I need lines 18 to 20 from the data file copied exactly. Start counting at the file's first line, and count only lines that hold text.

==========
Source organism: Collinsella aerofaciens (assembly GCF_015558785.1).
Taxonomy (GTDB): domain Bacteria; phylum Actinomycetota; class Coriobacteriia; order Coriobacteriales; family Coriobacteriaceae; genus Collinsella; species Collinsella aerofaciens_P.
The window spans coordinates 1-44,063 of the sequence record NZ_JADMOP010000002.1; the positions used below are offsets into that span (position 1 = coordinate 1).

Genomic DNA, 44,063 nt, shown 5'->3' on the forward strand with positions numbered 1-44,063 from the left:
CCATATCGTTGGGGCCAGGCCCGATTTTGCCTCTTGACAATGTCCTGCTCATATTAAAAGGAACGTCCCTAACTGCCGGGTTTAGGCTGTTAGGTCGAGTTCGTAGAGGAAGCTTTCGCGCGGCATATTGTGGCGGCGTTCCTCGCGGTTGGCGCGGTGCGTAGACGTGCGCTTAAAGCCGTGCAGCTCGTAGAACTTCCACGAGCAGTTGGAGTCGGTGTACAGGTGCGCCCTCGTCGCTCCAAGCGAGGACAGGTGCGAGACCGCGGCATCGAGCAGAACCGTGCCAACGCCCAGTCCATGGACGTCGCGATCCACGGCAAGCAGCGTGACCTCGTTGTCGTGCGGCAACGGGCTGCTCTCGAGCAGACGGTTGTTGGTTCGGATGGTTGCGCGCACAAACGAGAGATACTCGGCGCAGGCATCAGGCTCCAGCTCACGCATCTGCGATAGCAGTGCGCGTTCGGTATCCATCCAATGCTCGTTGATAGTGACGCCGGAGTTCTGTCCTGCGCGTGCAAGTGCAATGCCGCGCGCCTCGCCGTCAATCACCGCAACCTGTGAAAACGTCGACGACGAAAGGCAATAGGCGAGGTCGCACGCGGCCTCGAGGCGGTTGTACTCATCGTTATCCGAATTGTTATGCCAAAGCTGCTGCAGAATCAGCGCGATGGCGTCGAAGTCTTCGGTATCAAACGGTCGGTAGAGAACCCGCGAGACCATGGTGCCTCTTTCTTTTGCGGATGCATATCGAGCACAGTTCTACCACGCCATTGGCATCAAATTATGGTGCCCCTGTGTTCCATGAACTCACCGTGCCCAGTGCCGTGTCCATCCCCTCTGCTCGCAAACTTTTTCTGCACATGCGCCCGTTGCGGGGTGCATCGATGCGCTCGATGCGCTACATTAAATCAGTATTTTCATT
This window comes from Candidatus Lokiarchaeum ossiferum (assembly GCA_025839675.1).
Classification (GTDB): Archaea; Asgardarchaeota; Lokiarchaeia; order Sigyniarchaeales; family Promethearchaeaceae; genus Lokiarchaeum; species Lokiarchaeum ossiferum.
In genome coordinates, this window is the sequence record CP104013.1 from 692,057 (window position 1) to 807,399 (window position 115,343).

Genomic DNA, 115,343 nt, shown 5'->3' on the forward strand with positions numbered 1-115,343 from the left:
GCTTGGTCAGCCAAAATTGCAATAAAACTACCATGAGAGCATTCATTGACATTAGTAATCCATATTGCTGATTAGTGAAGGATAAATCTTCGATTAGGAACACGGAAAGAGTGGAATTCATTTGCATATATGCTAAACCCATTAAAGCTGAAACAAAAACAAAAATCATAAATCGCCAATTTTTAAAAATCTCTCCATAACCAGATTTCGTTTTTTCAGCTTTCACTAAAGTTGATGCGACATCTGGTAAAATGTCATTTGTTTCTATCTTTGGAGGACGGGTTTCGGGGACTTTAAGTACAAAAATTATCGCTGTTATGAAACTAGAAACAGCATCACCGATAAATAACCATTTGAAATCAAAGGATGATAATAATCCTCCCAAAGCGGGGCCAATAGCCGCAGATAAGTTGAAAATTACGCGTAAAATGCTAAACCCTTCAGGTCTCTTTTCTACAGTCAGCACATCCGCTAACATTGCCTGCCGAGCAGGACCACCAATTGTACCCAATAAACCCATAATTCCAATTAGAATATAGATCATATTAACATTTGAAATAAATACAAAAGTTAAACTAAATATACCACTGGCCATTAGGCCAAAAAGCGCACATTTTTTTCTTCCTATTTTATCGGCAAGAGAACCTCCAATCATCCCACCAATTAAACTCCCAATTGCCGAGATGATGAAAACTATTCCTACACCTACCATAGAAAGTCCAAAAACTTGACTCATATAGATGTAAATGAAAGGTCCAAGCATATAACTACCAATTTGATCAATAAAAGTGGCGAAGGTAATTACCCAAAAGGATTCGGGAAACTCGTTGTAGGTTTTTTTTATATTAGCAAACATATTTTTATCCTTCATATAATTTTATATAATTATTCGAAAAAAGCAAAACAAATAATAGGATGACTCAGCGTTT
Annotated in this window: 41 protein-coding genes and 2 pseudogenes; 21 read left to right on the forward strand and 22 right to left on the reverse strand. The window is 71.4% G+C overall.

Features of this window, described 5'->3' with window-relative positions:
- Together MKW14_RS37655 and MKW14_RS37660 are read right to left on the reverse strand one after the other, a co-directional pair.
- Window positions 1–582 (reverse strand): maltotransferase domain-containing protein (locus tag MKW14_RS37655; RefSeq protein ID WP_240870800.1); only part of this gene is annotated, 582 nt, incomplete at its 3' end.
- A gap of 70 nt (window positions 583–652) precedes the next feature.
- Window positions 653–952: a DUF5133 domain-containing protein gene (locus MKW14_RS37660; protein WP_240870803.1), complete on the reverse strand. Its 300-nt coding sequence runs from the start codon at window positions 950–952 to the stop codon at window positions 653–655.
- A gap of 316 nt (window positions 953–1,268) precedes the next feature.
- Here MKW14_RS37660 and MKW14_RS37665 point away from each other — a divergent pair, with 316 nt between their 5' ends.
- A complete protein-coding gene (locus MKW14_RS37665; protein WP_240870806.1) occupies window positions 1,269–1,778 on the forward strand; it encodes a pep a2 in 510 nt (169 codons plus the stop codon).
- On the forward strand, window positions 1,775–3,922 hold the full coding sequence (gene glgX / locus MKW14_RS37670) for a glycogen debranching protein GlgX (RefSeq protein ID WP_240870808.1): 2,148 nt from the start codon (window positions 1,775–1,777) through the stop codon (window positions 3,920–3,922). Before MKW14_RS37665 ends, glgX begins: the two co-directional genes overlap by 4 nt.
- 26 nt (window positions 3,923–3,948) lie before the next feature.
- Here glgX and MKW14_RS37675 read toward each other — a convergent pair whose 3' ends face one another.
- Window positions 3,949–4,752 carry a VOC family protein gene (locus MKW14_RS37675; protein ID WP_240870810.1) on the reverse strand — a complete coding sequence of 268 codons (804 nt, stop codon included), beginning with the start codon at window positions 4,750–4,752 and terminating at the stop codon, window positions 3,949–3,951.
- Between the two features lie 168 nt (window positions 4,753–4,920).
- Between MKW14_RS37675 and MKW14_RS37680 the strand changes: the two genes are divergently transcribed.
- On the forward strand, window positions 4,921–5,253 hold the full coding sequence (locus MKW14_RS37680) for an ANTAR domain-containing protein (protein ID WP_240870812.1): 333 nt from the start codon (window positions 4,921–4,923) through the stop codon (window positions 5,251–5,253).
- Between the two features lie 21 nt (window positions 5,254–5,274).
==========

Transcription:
- Here MKW14_RS37660 and MKW14_RS37665 point away from each other — a divergent pair, with 316 nt between their 5' ends.
- A complete protein-coding gene (locus MKW14_RS37665; protein WP_240870806.1) occupies window positions 1,269–1,778 on the forward strand; it encodes a pep a2 in 510 nt (169 codons plus the stop codon).
- On the forward strand, window positions 1,775–3,922 hold the full coding sequence (gene glgX / locus MKW14_RS37670) for a glycogen debranching protein GlgX (RefSeq protein ID WP_240870808.1): 2,148 nt from the start codon (window positions 1,775–1,777) through the stop codon (window positions 3,920–3,922). Before MKW14_RS37665 ends, glgX begins: the two co-directional genes overlap by 4 nt.